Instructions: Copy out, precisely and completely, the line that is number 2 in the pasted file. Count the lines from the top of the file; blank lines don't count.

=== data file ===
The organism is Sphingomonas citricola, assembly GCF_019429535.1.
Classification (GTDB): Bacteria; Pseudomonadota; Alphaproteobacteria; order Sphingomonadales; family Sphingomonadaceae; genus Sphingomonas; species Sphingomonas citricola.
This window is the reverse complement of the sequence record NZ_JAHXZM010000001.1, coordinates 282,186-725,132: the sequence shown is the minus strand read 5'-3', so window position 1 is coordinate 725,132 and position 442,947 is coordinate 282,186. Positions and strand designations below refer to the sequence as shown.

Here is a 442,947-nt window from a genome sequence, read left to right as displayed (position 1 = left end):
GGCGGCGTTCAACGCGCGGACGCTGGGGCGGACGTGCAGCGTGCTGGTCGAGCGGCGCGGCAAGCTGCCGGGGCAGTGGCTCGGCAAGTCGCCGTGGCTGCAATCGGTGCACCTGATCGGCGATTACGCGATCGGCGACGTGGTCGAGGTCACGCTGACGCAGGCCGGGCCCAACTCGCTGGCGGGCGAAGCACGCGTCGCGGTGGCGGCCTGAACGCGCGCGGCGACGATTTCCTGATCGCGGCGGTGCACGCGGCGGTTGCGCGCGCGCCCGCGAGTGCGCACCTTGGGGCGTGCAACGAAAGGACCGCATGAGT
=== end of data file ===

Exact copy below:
Classification (GTDB): Bacteria; Pseudomonadota; Alphaproteobacteria; order Sphingomonadales; family Sphingomonadaceae; genus Sphingomonas; species Sphingomonas citricola.